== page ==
Other combination smoke and CO detectors come with alarms that sound off with a loud beep, followed by a voice that tells you the nature of the alert; however, this feature doesn’t necessarily make the alarm any more effective at detecting hazards in your home. There are also some smoke alarms, like the USI Electric MICN109, that can detect not only smoke and CO but also the emission of natural gas. The tradeoff with this particular device is that it only detects smoldering fires and has a warranty of seven years, where most others come with a 10-year warranty.
Ionization Detectors Can Cause False Alarms
One notable drawback of ionization detectors is that they’re more prone to setting off false alarms caused by steam from hot showers or smoke caused by cooking. The great risk of keeping an ionization alarm in a kitchen or near a bathroom is that too many false alarms could cause you to disconnect the unit out of annoyance or frustration, leaving you wholly unprotected. If you’re planning to install a mix of different types of alarms throughout your home, consider using a photoelectric smoke detector for your kitchen or bathroom and installing ionization alarms elsewhere where the risk of false alarms is significantly lower.
Certain Factors Influence Battery Life
In our research, we found some smoke detector manufacturers who provided information on the estimated number of hours certain units should be expected to last under battery power. The majority of devices on the market, though, offer no such guarantees.
The bottom line with respect to estimated battery life is that it can vary greatly. Factors that play into battery life include battery brand and the environment where the alarm is installed. Another inestimable factor has to do with alarm usage. A battery-powered smoke detector that has gone off once or twice during the course of the year will experience significantly shortened battery life when compared to one that has never been triggered at all. The same goes for hardwired smoke detectors with battery backup. A home that experiences more frequent power outages will cause the hardwired unit to rely on the battery more often, which will cause battery drainage. Either scenario will result in the need to replace the batteries sooner. Regardless of whether you choose hardwired or battery power, bear in mind that you should change your batteries and test your smoke alarm’s functionality at least once per calendar year.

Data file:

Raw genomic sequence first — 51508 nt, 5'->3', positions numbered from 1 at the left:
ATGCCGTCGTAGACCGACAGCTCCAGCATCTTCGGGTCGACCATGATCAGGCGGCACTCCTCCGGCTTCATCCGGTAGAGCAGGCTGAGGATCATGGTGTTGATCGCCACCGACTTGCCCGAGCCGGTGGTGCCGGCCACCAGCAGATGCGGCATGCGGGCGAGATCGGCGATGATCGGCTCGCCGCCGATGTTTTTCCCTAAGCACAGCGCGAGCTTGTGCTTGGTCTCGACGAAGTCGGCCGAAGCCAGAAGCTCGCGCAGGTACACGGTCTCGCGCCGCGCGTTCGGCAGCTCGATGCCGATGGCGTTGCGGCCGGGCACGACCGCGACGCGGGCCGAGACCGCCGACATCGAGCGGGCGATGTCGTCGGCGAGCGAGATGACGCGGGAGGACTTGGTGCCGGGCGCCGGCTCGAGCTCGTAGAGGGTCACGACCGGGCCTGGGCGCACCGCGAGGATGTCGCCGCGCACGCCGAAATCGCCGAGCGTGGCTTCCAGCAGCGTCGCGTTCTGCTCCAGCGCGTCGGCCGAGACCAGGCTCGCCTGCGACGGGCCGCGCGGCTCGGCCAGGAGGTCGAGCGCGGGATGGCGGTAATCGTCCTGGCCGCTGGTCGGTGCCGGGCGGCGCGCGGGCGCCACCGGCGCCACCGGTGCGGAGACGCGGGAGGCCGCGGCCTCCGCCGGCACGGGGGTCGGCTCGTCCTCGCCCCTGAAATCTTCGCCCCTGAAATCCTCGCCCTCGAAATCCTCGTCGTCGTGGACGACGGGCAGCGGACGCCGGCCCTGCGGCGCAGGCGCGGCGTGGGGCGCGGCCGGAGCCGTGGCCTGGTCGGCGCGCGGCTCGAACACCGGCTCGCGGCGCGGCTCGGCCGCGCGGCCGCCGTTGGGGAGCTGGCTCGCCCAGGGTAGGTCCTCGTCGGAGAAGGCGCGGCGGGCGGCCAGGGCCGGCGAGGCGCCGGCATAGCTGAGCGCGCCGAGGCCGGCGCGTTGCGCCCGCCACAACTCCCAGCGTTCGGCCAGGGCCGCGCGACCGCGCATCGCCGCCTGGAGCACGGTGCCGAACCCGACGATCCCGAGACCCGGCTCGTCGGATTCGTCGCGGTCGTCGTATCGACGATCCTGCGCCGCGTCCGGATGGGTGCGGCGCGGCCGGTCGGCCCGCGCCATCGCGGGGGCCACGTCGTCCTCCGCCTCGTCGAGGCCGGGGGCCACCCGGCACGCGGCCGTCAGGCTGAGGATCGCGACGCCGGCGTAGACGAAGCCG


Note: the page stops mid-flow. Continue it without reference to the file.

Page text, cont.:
Smoke Detectors: Our Verdict & Recommendations
The best smoke alarms on the market combine ionization and photoelectric detectors into a single unit. Hardwired smoke detectors don’t have to have their batteries changed out as frequently as battery-operated units and are considered to be more reliable, but if you live in an older home, you may have to hire an electrician to handle the installation of a hardwired alarm system. The Kidde PI2010 is the best hardwired smoke detector on the market, combining ionization and photoelectric sensing capabilities and the ability to interconnect with up to 24 other smoke alarms. The First Alert BRK 3120B comes in a close second for its dual-sensor capabilities and interconnectivity with as many as 18 devices. The Kidde PI9010 and First Alert SA320CN are the only battery-operated units on our list that offer dual-sensor functionality. All of the top-rated smoke detectors on our list come with 10-year warranties and solid troubleshooting support from their respective manufacturers.